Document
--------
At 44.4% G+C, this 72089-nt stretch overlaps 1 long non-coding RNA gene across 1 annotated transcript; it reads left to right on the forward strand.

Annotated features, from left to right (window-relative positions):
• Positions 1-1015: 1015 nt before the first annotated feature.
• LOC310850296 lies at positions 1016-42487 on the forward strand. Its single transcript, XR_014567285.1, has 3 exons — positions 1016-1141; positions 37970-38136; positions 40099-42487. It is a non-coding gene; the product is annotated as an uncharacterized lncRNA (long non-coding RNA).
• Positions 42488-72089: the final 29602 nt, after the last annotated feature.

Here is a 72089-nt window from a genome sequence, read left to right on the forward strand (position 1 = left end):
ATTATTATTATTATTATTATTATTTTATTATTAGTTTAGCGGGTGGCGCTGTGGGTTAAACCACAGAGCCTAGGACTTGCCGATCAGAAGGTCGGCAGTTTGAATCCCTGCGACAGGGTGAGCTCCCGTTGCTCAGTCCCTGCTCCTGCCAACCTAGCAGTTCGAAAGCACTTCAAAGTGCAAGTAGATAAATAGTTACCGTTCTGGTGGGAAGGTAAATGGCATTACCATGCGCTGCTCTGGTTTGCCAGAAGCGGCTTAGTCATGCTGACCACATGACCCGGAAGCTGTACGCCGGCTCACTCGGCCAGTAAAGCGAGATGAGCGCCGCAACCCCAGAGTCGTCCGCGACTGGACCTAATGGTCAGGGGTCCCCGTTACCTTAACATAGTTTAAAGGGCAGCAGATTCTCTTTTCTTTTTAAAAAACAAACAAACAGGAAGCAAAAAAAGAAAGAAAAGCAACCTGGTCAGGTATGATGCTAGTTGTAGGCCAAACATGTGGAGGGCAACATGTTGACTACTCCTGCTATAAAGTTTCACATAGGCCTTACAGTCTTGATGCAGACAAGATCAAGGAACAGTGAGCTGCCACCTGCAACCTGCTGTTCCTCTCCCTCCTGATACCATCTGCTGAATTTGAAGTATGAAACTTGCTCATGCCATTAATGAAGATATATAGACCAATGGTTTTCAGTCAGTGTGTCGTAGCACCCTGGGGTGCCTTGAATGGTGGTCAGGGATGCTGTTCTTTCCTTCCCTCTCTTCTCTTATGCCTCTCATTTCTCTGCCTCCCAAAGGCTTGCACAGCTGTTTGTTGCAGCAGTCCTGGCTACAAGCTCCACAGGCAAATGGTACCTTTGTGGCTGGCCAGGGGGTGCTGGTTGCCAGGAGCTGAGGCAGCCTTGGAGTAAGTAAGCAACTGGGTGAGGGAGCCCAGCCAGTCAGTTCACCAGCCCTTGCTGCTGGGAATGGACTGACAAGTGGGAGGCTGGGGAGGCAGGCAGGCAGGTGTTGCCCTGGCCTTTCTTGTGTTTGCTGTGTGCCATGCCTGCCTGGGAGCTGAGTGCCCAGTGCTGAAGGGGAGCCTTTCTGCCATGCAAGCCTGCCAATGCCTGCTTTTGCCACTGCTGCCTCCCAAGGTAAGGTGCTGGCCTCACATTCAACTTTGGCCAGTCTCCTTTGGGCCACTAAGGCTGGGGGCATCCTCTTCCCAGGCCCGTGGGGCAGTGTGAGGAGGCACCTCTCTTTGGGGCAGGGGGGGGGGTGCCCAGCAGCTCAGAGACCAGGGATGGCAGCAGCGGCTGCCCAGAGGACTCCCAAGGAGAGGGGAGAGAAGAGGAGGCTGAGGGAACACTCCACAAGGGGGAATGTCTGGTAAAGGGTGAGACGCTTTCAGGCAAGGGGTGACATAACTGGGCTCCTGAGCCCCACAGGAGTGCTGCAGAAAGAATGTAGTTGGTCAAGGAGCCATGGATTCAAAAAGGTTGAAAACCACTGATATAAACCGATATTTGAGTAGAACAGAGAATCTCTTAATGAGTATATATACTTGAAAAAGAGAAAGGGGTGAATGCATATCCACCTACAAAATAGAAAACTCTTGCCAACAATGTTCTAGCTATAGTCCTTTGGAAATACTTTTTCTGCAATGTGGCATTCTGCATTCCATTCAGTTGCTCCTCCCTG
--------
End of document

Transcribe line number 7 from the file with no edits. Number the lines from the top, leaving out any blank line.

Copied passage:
ATTATTATTATTATTATTATTATTTTATTATTAGTTTAGCGGGTGGCGCTGTGGGTTAAACCACAGAGCCTAGGACTTGCCGATCAGAAGGTCGGCAGTTTGAATCCCTGCGACAGGGTGAGCTCCCGTTGCTCAGTCCCTGCTCCTGCCAACCTAGCAGTTCGAAAGCACTTCAAAGTGCAAGTAGATAAATAGTTACCGTTCTGGTGGGAAGGTAAATGGCATTACCATGCGCTGCTCTGGTTTGCCAGAAGCGGCTTAGTCATGCTGACCACATGACCCGGAAGCTGTACGCCGGCTCACTCGGCCAGTAAAGCGAGATGAGCGCCGCAACCCCAGAGTCGTCCGCGACTGGACCTAATGGTCAGGGGTCCCCGTTACCTTAACATAGTTTAAAGGGCAGCAGATTCTCTTTTCTTTTTAAAAAACAAACAAACAGGAAGCAAAAAAAGAAAGAAAAGCAACCTGGTCAGGTATGATGCTAGTTGTAGGCCAAACATGTGGAGGGCAACATGTTGACTACTCCTGCTATAAAGTTTCACATAGGCCTTACAGTCTTGATGCAGACAAGATCAAGGAACAGTGAGCTGCCACCTGCAACCTGCTGTTCCTCTCCCTCCTGATACCATCTGCTGAATTTGAAGTATGAAACTTGCTCATGCCATTAATGAAGATATATAGACCAATGGTTTTCAGTCAGTGTGTCGTAGCACCCTGGGGTGCCTTGAATGGTGGTCAGGGATGCTGTTCTTTCCTTCCCTCTCTTCTCTTATGCCTCTCATTTCTCTGCCTCCCAAAGGCTTGCACAGCTGTTTGTTGCAGCAGTCCTGGCTACAAGCTCCACAGGCAAATGGTACCTTTGTGGCTGGCCAGGGGGTGCTGGTTGCCAGGAGCTGAGGCAGCCTTGGAGTAAGTAAGCAACTGGGTGAGGGAGCCCAGCCAGTCAGTTCACCAGCCCTTGCTGCTGGGAATGGACTGACAAGTGGGAGGCTGGGGAGGCAGGCAGGCAGGTGTTGCCCTGGCCTTTCTTGTGTTTGCTGTGTGCCATGCCTGCCTGGGAGCTGAGTGCCCAGTGCTGAAGGGGAGCCTTTCTGCCATGCAAGCCTGCCAATGCCTGCTTTTGCCACTGCTGCCTCCCAAGGTAAGGTGCTGGCCTCACATTCAACTTTGGCCAGTCTCCTTTGGGCCACTAAGGCTGGGGGCATCCTCTTCCCAGGCCCGTGGGGCAGTGTGAGGAGGCACCTCTCTTTGGGGCAGGGGGGGGGGTGCCCAGCAGCTCAGAGACCAGGGATGGCAGCAGCGGCTGCCCAGAGGACTCCCAAGGAGAGGGGAGAGAAGAGGAGGCTGAGGGAACACTCCACAAGGGGGAATGTCTGGTAAAGGGTGAGACGCTTTCAGGCAAGGGGTGACATAACTGGGCTCCTGAGCCCCACAGGAGTGCTGCAGAAAGAATGTAGTTGGTCAAGGAGCCATGGATTCAAAAAGGTTGAAAACCACTGATATAAACCGATATTTGAGTAGAACAGAGAATCTCTTAATGAGTATATATACTTGAAAAAGAGAAAGGGGTGAATGCATATCCACCTACAAAATAGAAAACTCTTGCCAACAATGTTCTAGCTATAGTCCTTTGGAAATACTTTTTCTGCAATGTGGCATTCTGCATTCCATTCAGTTGCTCCTCCCTG